Barbara’s relationship with Frank is the antithesis of this. She doesn’t tell him what he wants to hear, she doesn’t tell him anything. She’s almost always silent, likely due to years of physical or emotional abuse from Frank. We really only see her cook, clean, and stare off deeply into space. Towards the end of the story, we see Ricky tell her, “I wish things would have been better for you.” Her character has always represented the horror of the woman’s role in the 1950’s vision of the American household (a truly disturbing expectation to be unwillingly subscribed to). We don’t quite know why Frank is the way he is until the very end, but we can only assume it has to do with his own harsh upbringing and experiences in the military. Their family life and issues aren’t any less common than the Burnham’s in America, though they are much more severe. Despite this, their relationships and personalities shows that leading a life focused around fulfilling the expectations of others will only yield unhappiness and regret.
Though Lester does die in less than a year as he states in the very beginning, he is provided the perspective to give him one last smile in the eternity of his final second. His last moment is well spent, reminiscing happily over a picture of his wife and daughter. Ricky, having gone through a life changing break years ago, has been attempting to appreciate beauty wherever he finds it, to see the “life behind things.” He admits to Jane that he’d once filmed a homeless woman who froze to death. When she asks why, he responds, “Because it was amazing… When you see something like that, it’s like God looking right at you just for a second, and if you’re careful you can look right back.” He finds the blood-soaked room where Lester was killed, and sees a moment of similar beauty. A moment to look back at God. He looks into Lester’s eyes and where he had previously seen the sadness of the woman who froze to death, he now sees Lester’s smile and admires it. Ricky shares in the moment, smiling back, acknowledging Lester’s true happiness and fulfillment despite the gruesome scene.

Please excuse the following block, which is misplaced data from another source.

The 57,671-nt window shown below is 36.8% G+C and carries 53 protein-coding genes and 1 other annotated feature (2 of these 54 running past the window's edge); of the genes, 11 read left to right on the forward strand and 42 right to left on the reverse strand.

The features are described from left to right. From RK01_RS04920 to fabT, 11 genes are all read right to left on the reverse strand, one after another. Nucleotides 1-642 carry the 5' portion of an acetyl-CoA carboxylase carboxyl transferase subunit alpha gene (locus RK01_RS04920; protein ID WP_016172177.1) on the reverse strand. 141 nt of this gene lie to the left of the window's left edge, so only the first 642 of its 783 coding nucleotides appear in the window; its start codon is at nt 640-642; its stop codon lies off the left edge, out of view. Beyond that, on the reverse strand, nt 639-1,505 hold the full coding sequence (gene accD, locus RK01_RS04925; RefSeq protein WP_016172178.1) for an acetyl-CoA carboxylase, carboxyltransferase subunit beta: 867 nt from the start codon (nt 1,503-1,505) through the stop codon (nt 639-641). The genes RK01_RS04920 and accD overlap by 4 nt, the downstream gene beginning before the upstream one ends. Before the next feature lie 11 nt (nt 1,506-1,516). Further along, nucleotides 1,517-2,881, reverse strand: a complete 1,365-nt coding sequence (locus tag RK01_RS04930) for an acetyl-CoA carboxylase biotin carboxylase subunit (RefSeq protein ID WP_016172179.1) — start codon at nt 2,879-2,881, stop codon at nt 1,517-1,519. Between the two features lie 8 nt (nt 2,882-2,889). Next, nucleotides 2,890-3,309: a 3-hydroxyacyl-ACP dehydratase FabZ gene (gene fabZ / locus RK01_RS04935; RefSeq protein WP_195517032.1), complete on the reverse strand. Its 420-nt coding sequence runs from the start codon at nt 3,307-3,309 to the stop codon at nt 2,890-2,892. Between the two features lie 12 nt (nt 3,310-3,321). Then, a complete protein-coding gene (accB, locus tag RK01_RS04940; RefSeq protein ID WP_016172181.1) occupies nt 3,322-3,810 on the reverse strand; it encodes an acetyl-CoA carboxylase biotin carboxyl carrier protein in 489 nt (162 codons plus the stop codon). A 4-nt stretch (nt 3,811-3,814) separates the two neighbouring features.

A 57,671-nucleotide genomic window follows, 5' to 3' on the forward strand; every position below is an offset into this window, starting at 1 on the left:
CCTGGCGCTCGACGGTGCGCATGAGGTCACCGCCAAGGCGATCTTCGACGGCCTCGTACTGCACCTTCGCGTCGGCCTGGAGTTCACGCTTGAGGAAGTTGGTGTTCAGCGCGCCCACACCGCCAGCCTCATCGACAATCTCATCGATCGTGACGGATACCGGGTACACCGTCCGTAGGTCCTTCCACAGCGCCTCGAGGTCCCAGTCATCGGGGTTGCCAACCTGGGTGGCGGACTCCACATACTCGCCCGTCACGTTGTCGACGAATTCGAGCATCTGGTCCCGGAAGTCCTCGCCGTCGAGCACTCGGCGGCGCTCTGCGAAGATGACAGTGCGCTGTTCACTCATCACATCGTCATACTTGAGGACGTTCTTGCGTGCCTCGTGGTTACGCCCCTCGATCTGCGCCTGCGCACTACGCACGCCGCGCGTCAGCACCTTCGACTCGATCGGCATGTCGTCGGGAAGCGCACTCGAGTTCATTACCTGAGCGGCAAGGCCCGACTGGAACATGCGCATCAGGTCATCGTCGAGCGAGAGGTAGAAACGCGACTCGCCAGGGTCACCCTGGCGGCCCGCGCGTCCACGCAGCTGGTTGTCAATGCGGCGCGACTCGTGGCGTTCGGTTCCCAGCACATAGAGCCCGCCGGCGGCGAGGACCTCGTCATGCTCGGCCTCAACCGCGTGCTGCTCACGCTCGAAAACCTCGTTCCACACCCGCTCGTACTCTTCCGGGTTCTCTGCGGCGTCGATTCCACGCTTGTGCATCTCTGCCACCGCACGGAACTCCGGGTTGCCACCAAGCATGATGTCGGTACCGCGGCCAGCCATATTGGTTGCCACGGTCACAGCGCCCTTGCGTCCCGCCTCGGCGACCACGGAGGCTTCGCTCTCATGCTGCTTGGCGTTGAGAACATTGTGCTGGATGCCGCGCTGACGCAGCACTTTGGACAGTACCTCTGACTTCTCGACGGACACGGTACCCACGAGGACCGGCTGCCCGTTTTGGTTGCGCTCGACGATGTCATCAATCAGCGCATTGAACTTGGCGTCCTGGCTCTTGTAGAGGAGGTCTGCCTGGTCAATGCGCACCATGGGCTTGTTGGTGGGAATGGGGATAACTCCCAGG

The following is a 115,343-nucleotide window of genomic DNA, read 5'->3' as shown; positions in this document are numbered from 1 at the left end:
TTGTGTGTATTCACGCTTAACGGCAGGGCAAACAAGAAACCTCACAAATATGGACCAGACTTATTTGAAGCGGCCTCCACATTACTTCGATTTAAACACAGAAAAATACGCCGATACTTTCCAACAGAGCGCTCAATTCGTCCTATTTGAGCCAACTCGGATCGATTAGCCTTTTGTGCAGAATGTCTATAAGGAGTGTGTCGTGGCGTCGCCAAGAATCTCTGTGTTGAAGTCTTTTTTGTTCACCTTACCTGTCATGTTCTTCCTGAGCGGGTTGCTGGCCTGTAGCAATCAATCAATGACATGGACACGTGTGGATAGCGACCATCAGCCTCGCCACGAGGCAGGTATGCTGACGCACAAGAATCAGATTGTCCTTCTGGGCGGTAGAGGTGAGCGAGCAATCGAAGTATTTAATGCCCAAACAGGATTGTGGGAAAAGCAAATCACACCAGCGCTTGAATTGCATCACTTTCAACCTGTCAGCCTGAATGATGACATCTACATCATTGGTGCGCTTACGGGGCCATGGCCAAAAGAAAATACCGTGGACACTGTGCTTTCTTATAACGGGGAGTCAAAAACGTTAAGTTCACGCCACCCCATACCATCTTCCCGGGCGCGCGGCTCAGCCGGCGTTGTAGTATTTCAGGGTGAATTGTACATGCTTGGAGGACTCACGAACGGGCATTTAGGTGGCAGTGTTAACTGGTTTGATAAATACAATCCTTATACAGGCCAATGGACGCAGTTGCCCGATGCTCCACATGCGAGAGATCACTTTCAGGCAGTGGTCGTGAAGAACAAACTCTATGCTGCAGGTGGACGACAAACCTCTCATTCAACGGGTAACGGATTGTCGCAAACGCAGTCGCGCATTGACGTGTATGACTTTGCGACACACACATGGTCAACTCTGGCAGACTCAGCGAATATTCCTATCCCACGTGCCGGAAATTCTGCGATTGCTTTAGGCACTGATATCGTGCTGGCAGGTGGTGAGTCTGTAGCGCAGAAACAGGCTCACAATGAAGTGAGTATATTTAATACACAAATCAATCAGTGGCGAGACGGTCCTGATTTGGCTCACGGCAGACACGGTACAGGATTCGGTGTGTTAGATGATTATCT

By the end of the ‘90s, Americans had been considering the effect of office and cubicle culture on mental health for years. It's worth noting that Fight Club, Office Space, and American Beauty all came out in the same year: 1999. They are very different movies that all share a similar warning: a passionless life and a meaningless job can absolutely damage your relationship with reality, and are just as easy to fail at as pursuits that we care about. People rightly fear falling into the dreary, materially-obsessed existence that these stories try to dramatize. All three of them show the audience an extreme response to the depression that accompanies being lost in a life of your own making. Slogging through a job you not only hate but can’t progress in. A daily routine that has no joy or end in sight. Work, Eat, Sleep, Die. Breaking away from this consistent mediocrity that is celebrated in America is necessary to keep in touch with yourself and those around you. The Fitts and Burnham families give us a glimpse into the terror and hilarity of these fears, as well as the consequences of forgoing a simplistic happiness and thankfulness for small beauties to adhere to the norms of American society. Seeing their stories intertwine, reminds me that I should always feel nothing but gratitude for my stupid, little life.
Pierce Allen is a local musician and movie enthusiast living in Beacon, NY. His favorite ice cream flavor is chocolate and vanilla mixed together.